It’s a lot of work to learn how to navigate defences just to be able to get you work done.There was certainly a lot to do to please the ambiance of the office and so it became a pet peeve of mine – the ineffectiveness of how we design our greatest, and indeed our only, asset: Time.
This extra navigation work was part of the recipe for burnout that would follow in a year’s time. My body told me “no.” But before that I remember sitting in my cubicle feeling tired but on edge about how I was perceived while working. Wanting to rebel from the rigidities that seems totally stupid to me. Upset that my work wasn’t as valued as the time I spent sitting there trying to work when it just wasn’t happening. Trying little experiments to prove my perception wrong because this couldn’t seriously be how things really worked. Perhaps I was mistaken.
But I was not.
When most people act like this is normal and you don’t want to, you start to feel like you’re the weird one.
It’s almost surreal to be sitting in my airstream now surrounded by sun and trees, with my two dogs sitting so close beside me. Before the virus, this was my life and with the virus, this is still my life.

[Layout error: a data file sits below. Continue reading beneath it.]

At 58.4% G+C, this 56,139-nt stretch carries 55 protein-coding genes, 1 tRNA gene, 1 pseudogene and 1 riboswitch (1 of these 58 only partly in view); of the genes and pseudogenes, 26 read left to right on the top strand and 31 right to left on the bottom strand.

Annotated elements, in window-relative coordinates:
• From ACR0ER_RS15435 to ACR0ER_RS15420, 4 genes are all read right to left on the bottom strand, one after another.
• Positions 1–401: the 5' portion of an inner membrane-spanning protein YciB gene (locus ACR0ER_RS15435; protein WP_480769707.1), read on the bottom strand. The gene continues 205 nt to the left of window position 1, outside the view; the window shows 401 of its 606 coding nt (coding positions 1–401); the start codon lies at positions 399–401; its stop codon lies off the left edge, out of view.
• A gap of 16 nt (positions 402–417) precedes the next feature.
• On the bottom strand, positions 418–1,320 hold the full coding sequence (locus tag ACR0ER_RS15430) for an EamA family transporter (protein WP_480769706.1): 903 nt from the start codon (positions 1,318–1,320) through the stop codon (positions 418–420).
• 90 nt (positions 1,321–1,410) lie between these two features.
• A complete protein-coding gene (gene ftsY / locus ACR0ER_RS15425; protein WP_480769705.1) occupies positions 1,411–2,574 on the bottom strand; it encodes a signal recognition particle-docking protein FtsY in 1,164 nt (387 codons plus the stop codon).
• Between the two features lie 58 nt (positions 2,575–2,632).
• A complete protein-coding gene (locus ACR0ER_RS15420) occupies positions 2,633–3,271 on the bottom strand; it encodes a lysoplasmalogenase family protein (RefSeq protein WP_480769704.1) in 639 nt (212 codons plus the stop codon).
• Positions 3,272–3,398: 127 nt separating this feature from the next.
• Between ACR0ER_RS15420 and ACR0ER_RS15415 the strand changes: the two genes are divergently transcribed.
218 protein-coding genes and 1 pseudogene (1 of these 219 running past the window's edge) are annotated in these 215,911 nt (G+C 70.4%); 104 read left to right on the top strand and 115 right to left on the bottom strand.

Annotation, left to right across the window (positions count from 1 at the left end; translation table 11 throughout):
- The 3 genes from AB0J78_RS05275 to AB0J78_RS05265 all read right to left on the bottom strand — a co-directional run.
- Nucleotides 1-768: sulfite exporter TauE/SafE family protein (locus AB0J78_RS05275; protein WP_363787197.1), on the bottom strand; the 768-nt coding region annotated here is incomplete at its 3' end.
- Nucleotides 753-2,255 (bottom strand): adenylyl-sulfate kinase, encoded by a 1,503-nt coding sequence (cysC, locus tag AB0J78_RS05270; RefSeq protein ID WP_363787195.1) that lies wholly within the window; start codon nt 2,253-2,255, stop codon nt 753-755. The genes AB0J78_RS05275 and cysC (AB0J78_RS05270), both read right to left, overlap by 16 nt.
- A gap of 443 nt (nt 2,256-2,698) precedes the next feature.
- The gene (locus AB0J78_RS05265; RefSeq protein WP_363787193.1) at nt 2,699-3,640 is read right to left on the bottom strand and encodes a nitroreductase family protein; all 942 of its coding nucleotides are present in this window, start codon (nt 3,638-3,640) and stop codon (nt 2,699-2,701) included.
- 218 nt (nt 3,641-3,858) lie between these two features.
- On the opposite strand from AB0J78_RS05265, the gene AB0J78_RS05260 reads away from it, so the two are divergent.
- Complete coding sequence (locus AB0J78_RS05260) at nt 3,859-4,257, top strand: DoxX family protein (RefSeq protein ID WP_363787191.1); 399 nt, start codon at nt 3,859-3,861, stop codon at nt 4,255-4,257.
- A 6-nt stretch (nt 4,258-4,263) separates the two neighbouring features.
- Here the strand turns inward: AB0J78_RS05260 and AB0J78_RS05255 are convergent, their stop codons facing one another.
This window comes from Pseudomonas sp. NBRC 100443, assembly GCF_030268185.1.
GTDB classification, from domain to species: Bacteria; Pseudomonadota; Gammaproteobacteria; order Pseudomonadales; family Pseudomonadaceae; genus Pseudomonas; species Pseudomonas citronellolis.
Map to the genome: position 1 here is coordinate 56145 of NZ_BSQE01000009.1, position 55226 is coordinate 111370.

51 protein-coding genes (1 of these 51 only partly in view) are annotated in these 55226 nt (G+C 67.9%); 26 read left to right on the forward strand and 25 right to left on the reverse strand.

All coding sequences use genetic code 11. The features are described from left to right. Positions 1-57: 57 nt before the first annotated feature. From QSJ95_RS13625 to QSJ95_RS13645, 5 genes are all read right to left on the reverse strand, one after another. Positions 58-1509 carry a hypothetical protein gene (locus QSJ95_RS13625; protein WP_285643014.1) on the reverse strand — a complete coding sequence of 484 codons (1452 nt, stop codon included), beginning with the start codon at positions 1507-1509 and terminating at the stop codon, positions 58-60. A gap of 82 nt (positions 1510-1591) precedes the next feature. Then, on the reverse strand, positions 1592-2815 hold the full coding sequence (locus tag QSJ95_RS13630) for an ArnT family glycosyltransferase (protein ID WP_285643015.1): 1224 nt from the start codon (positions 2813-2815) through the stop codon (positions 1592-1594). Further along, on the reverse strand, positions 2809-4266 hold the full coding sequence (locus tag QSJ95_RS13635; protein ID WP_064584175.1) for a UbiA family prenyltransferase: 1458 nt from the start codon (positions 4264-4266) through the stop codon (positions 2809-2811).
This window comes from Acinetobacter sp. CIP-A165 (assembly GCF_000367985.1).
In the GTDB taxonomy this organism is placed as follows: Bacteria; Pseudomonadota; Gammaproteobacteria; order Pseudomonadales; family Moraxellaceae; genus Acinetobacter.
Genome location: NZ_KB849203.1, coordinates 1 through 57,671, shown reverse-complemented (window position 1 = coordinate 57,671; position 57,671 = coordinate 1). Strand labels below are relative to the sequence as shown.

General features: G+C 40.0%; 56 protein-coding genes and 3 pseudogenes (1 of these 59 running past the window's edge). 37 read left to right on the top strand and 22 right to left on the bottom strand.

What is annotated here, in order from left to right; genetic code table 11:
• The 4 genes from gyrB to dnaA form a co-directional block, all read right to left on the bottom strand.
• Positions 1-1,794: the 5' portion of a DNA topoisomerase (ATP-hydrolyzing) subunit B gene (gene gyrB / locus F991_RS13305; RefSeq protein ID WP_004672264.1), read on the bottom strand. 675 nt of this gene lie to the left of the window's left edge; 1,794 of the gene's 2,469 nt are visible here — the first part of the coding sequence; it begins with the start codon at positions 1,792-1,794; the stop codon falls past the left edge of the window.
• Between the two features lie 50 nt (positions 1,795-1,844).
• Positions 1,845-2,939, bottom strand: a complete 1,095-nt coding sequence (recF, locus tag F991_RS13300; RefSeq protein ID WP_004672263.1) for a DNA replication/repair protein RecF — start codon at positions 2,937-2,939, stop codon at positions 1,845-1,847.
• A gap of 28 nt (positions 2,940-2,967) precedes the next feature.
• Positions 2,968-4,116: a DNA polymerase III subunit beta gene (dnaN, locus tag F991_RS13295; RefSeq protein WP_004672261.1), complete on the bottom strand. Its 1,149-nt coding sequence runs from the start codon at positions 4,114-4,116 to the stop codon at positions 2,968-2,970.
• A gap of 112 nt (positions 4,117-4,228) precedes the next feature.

At some point nearly 10 years ago, I had decided that I knew my own worth ethic and my ability to show up and complete things better than anyone else could possibly know me. For many years, as I took the steps toward today, I have been thought of as unrealistic, crazy, and heretic for questioning the relationship dynamic that we have with work. Then, along comes an incredibly contagious virus to help encourage others to work in ways that are more friendly to what it means to be a human being.
Without the help of this virus, our orientation to work would continue to be put off en mass and indefinitely. Things that were never possible before are being made possible. We are ingenious when we are moved to be. And it’s a part of us that has been experiencing dormancy.
The wonderful thing about the creativity that we’re accessing en mass to work with while the world is under quarantine breeds more creativity. And that’s a really good thing for the world because it’s a lack of creativity that created the ruts of how we work.
When you think about it, it’s been a really long time since we re-imagined what work could be. We’ve gone along with old ideas that were created in times that no longer exist. It’s good to update our thoughts about the world, ourselves, and our work. And to continue to check in with ourselves from time-to-time (say every two years, to see if we like the changes we’ve implemented and made possible).